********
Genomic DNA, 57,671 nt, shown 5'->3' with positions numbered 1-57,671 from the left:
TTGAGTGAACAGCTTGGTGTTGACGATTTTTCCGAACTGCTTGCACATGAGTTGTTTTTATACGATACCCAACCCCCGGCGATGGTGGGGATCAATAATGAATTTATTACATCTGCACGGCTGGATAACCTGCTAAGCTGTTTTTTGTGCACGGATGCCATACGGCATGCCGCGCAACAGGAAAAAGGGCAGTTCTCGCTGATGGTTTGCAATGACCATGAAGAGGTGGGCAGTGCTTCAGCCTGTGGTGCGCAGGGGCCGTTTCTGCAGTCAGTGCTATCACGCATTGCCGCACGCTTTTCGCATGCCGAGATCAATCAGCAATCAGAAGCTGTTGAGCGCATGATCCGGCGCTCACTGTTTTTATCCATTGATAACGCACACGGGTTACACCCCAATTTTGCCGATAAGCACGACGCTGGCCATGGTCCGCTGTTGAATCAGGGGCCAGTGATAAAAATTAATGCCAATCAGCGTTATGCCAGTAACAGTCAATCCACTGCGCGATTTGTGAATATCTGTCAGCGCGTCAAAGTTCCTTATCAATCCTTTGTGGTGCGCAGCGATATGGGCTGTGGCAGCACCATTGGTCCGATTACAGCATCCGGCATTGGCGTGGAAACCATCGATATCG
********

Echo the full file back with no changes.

Genomic DNA, 57,671 nt, shown 5'->3' with positions numbered 1-57,671 from the left:
TTGAGTGAACAGCTTGGTGTTGACGATTTTTCCGAACTGCTTGCACATGAGTTGTTTTTATACGATACCCAACCCCCGGCGATGGTGGGGATCAATAATGAATTTATTACATCTGCACGGCTGGATAACCTGCTAAGCTGTTTTTTGTGCACGGATGCCATACGGCATGCCGCGCAACAGGAAAAAGGGCAGTTCTCGCTGATGGTTTGCAATGACCATGAAGAGGTGGGCAGTGCTTCAGCCTGTGGTGCGCAGGGGCCGTTTCTGCAGTCAGTGCTATCACGCATTGCCGCACGCTTTTCGCATGCCGAGATCAATCAGCAATCAGAAGCTGTTGAGCGCATGATCCGGCGCTCACTGTTTTTATCCATTGATAACGCACACGGGTTACACCCCAATTTTGCCGATAAGCACGACGCTGGCCATGGTCCGCTGTTGAATCAGGGGCCAGTGATAAAAATTAATGCCAATCAGCGTTATGCCAGTAACAGTCAATCCACTGCGCGATTTGTGAATATCTGTCAGCGCGTCAAAGTTCCTTATCAATCCTTTGTGGTGCGCAGCGATATGGGCTGTGGCAGCACCATTGGTCCGATTACAGCATCCGGCATTGGCGTGGAAACCATCGATATCG